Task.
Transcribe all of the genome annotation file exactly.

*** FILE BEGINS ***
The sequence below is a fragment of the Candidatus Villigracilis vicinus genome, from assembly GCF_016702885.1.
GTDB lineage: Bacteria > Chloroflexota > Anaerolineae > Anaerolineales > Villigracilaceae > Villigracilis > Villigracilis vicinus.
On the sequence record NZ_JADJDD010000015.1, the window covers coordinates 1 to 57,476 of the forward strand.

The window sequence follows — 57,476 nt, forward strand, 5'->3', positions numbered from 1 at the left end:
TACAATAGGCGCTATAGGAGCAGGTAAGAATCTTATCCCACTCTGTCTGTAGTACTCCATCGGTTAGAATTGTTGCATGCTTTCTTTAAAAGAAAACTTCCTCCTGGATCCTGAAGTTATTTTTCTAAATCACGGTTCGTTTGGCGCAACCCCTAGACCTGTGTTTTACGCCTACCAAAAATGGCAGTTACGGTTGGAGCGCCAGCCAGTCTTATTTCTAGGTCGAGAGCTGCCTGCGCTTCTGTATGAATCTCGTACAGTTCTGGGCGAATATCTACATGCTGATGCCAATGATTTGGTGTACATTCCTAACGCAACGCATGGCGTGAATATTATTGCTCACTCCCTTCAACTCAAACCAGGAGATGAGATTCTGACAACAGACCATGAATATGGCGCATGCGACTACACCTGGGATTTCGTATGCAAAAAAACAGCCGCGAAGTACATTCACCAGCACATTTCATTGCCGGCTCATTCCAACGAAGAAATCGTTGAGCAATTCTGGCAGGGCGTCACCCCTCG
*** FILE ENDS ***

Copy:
The sequence below is a fragment of the Candidatus Villigracilis vicinus genome, from assembly GCF_016702885.1.
GTDB lineage: Bacteria > Chloroflexota > Anaerolineae > Anaerolineales > Villigracilaceae > Villigracilis > Villigracilis vicinus.
On the sequence record NZ_JADJDD010000015.1, the window covers coordinates 1 to 57,476 of the forward strand.

The window sequence follows — 57,476 nt, forward strand, 5'->3', positions numbered from 1 at the left end:
TACAATAGGCGCTATAGGAGCAGGTAAGAATCTTATCCCACTCTGTCTGTAGTACTCCATCGGTTAGAATTGTTGCATGCTTTCTTTAAAAGAAAACTTCCTCCTGGATCCTGAAGTTATTTTTCTAAATCACGGTTCGTTTGGCGCAACCCCTAGACCTGTGTTTTACGCCTACCAAAAATGGCAGTTACGGTTGGAGCGCCAGCCAGTCTTATTTCTAGGTCGAGAGCTGCCTGCGCTTCTGTATGAATCTCGTACAGTTCTGGGCGAATATCTACATGCTGATGCCAATGATTTGGTGTACATTCCTAACGCAACGCATGGCGTGAATATTATTGCTCACTCCCTTCAACTCAAACCAGGAGATGAGATTCTGACAACAGACCATGAATATGGCGCATGCGACTACACCTGGGATTTCGTATGCAAAAAAACAGCCGCGAAGTACATTCACCAGCACATTTCATTGCCGGCTCATTCCAACGAAGAAATCGTTGAGCAATTCTGGCAGGGCGTCACCCCTCG